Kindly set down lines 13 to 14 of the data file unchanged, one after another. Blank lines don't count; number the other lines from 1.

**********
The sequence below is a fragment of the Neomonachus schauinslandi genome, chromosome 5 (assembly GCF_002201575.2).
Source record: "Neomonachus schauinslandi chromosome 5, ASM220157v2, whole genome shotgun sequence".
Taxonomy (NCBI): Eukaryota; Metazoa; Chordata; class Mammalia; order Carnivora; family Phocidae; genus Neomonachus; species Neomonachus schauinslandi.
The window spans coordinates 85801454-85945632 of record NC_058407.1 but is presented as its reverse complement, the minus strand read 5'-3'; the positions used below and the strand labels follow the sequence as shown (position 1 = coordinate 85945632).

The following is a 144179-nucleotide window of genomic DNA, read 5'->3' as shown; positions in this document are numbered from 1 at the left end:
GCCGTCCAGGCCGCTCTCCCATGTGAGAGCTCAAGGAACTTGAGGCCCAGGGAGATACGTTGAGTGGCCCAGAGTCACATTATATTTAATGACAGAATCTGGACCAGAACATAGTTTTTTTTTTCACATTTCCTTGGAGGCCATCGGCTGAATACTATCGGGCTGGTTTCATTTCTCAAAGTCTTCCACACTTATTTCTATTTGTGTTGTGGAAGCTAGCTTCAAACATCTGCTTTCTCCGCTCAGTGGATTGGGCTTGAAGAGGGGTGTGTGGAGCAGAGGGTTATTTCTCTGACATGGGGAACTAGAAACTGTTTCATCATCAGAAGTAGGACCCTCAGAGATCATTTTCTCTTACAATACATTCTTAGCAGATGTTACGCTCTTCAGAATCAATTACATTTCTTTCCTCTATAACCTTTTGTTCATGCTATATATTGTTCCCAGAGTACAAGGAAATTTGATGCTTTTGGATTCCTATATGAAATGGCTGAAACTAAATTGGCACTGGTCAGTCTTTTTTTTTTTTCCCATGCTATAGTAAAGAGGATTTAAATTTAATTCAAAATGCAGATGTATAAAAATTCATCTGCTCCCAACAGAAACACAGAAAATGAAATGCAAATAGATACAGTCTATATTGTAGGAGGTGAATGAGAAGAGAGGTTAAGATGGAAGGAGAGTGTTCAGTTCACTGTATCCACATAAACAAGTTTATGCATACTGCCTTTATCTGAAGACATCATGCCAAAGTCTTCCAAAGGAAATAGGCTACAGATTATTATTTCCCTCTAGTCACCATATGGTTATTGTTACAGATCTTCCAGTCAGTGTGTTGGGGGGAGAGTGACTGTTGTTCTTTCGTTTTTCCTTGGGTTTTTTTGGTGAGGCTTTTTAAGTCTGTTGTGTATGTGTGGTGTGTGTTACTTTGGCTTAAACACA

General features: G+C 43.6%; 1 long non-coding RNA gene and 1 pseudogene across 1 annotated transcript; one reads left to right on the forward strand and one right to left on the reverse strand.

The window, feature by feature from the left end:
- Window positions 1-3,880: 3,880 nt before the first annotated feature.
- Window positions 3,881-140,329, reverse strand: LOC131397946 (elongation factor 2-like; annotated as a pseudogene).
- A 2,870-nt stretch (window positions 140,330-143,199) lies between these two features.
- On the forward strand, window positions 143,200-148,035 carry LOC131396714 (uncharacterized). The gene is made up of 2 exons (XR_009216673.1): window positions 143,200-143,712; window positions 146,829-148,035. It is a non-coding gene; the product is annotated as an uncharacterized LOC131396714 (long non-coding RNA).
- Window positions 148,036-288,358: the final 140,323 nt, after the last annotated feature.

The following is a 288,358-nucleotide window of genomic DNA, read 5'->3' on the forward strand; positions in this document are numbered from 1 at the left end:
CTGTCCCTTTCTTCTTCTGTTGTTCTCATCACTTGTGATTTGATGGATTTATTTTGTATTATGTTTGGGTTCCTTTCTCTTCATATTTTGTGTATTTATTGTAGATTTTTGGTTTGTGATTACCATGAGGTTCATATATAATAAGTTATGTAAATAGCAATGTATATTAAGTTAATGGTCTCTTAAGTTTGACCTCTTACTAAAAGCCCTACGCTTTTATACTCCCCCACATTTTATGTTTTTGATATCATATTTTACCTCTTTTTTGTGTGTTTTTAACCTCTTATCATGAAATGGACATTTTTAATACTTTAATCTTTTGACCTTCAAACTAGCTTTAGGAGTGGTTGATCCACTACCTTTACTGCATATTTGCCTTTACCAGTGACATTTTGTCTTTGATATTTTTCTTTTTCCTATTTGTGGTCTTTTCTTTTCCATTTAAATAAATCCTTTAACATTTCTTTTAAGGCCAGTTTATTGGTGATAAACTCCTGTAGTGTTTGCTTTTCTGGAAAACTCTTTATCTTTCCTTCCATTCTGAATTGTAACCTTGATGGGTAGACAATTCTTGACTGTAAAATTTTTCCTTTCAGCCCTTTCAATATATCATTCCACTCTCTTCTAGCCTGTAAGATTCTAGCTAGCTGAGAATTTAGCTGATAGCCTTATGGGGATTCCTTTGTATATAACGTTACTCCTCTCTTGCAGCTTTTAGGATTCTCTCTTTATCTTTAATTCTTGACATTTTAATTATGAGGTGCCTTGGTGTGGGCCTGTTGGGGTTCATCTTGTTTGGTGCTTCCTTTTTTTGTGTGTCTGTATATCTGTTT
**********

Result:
- Window positions 148,036-288,358: the final 140,323 nt, after the last annotated feature.

The following is a 288,358-nucleotide window of genomic DNA, read 5'->3' on the forward strand; positions in this document are numbered from 1 at the left end: